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Economy and Business

Boom in oil-gas drilling isn't showing up in Timken's earnings as hoped
First-quarter earnings are off, especially in steel, as shareholders prepare for a vote on whether the company should split

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M.L. Schultze
In The Region:

Two weeks before shareholders vote on whether to split the Timken Company’s steel and bearing businesses into two, a new earnings report shows Timken’s sales are suffering. WKSU’s M.L. Schultze reports that’s in part a result of the oil and gas industry’s ratcheting back.

SCHULTZE: Timken's earning show a big drop in steel

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The first quarter report shows Timken’s sales are down 23 percent over all those sectors from the same period a year ago. But the biggest decrease came in steel, down 35 percent.  Timken had ratcheted up in part to supply special steel for the oil-and-gas drilling boom, and that's fallen short of expectations.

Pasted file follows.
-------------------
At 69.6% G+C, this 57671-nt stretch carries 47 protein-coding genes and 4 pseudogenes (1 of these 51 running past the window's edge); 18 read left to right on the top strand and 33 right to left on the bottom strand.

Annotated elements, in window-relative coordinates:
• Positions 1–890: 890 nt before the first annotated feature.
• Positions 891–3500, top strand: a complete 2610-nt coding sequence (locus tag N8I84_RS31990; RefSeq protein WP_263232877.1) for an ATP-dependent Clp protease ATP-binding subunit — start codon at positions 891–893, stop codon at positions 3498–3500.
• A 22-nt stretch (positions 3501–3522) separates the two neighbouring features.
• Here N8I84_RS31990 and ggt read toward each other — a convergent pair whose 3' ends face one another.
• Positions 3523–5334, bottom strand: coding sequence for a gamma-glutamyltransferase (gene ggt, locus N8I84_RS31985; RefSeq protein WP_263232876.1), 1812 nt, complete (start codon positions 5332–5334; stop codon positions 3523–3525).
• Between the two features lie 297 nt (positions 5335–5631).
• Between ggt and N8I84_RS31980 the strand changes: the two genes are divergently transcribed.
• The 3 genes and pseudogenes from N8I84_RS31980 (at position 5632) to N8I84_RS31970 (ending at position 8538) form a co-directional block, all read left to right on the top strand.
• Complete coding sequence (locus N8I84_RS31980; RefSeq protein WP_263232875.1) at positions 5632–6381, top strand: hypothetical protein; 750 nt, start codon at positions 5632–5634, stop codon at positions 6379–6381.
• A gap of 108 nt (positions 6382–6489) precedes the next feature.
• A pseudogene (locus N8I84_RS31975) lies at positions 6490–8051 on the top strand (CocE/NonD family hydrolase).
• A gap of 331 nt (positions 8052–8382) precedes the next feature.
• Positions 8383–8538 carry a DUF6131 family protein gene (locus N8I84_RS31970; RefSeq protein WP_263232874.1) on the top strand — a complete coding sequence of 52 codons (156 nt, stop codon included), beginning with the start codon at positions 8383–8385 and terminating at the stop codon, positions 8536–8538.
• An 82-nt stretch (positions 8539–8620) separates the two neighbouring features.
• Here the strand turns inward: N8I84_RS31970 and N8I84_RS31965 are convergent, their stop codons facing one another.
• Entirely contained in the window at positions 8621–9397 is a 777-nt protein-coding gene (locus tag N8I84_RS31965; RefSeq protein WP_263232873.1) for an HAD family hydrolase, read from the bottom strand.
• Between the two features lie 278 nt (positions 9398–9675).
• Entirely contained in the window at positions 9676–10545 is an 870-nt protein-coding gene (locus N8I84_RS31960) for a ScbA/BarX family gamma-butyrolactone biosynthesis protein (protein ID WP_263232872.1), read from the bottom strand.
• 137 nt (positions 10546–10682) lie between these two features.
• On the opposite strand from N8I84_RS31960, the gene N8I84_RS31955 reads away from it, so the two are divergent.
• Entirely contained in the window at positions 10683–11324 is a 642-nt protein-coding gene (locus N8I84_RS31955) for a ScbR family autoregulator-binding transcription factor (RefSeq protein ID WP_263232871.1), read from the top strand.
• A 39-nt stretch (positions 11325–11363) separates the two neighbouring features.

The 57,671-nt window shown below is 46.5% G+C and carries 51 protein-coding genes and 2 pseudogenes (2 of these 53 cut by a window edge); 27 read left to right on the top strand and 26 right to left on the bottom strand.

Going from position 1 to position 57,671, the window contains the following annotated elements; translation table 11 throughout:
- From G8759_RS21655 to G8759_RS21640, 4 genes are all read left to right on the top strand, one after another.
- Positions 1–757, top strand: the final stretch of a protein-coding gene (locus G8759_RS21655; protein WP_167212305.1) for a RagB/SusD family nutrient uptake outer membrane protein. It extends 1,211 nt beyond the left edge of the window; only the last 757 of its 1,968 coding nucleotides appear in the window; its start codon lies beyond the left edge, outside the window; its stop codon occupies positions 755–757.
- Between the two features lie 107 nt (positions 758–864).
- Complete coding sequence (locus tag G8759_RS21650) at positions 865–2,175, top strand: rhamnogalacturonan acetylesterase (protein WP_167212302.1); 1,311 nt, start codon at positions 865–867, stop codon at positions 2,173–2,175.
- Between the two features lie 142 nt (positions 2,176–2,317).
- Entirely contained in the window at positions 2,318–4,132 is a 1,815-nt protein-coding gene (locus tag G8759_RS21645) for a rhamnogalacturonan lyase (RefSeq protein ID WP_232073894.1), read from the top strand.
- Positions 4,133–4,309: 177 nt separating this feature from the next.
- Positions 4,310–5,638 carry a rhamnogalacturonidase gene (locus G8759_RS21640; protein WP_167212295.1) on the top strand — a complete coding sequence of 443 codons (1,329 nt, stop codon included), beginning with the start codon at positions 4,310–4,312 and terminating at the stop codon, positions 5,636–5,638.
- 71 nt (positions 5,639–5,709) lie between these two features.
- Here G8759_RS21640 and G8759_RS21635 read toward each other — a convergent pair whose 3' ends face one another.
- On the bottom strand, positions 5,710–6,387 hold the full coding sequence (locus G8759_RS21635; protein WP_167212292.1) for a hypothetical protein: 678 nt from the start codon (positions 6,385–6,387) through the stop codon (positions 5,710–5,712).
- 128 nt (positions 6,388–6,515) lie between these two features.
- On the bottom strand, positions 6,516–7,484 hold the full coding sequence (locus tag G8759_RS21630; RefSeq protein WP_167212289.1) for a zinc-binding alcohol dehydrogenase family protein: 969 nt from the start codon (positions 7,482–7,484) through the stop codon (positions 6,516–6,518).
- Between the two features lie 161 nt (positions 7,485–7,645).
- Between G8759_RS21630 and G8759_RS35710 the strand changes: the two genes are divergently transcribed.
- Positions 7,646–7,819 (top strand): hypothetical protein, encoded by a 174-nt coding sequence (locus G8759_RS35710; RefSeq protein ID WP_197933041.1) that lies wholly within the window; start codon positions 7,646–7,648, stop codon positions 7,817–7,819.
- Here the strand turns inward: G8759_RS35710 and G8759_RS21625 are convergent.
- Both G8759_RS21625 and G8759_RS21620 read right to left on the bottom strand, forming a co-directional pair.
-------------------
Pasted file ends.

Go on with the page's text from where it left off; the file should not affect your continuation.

Joe Hoagland is president of the United Steelworkers local that represents some  2,300 Timken workers says the steel business is cyclical.

“The third quarter of 2010, we actually had everybody recalled, and the company started to hire people. And then back down again starting last August, layoffs, August and September. We still have actually 160 people laid off. So it’s been that little bit of a ride the last four years.”

In all, the sales totaled $1.1 billion for the first quarter of 2013. Still, Timken CEO James Griffith says the first-quarter results were  “in line with our expectations," and that orders increased as the first quarter progressed.

The California teacher’s pension system and a group called Relational Investors are pushing to split Timken’s steel and bearing businesses into two. Today, ISS, a group that advises shareholders who delegate their votes, issued a statement supporting the split.

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